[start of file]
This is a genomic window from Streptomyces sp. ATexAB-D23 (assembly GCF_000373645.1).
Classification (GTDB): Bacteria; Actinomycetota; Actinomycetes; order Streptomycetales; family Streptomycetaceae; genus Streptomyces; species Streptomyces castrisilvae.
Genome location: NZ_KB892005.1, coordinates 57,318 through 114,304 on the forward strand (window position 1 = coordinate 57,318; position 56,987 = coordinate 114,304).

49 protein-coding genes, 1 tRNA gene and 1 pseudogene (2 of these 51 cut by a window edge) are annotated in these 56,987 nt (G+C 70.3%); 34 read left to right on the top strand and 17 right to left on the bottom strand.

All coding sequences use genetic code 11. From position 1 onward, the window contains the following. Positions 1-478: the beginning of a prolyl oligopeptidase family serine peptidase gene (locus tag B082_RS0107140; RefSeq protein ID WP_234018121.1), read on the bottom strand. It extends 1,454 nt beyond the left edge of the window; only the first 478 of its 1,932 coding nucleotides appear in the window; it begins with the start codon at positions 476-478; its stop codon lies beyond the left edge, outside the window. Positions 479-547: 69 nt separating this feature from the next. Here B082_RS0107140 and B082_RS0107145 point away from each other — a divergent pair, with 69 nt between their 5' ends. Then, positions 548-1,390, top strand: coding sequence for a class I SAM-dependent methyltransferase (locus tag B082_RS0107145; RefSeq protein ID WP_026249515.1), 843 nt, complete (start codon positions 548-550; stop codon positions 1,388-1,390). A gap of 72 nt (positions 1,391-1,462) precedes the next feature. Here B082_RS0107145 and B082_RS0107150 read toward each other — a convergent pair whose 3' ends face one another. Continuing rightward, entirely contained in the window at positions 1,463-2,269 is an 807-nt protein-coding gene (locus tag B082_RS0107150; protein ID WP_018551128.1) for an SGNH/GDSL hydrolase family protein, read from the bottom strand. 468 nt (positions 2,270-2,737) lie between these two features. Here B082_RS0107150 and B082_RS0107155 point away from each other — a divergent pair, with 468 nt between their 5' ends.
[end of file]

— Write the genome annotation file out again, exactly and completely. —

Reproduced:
This is a genomic window from Streptomyces sp. ATexAB-D23 (assembly GCF_000373645.1).
Classification (GTDB): Bacteria; Actinomycetota; Actinomycetes; order Streptomycetales; family Streptomycetaceae; genus Streptomyces; species Streptomyces castrisilvae.
Genome location: NZ_KB892005.1, coordinates 57,318 through 114,304 on the forward strand (window position 1 = coordinate 57,318; position 56,987 = coordinate 114,304).

49 protein-coding genes, 1 tRNA gene and 1 pseudogene (2 of these 51 cut by a window edge) are annotated in these 56,987 nt (G+C 70.3%); 34 read left to right on the top strand and 17 right to left on the bottom strand.

All coding sequences use genetic code 11. From position 1 onward, the window contains the following. Positions 1-478: the beginning of a prolyl oligopeptidase family serine peptidase gene (locus tag B082_RS0107140; RefSeq protein ID WP_234018121.1), read on the bottom strand. It extends 1,454 nt beyond the left edge of the window; only the first 478 of its 1,932 coding nucleotides appear in the window; it begins with the start codon at positions 476-478; its stop codon lies beyond the left edge, outside the window. Positions 479-547: 69 nt separating this feature from the next. Here B082_RS0107140 and B082_RS0107145 point away from each other — a divergent pair, with 69 nt between their 5' ends. Then, positions 548-1,390, top strand: coding sequence for a class I SAM-dependent methyltransferase (locus tag B082_RS0107145; RefSeq protein ID WP_026249515.1), 843 nt, complete (start codon positions 548-550; stop codon positions 1,388-1,390). A gap of 72 nt (positions 1,391-1,462) precedes the next feature. Here B082_RS0107145 and B082_RS0107150 read toward each other — a convergent pair whose 3' ends face one another. Continuing rightward, entirely contained in the window at positions 1,463-2,269 is an 807-nt protein-coding gene (locus tag B082_RS0107150; protein ID WP_018551128.1) for an SGNH/GDSL hydrolase family protein, read from the bottom strand. 468 nt (positions 2,270-2,737) lie between these two features. Here B082_RS0107150 and B082_RS0107155 point away from each other — a divergent pair, with 468 nt between their 5' ends.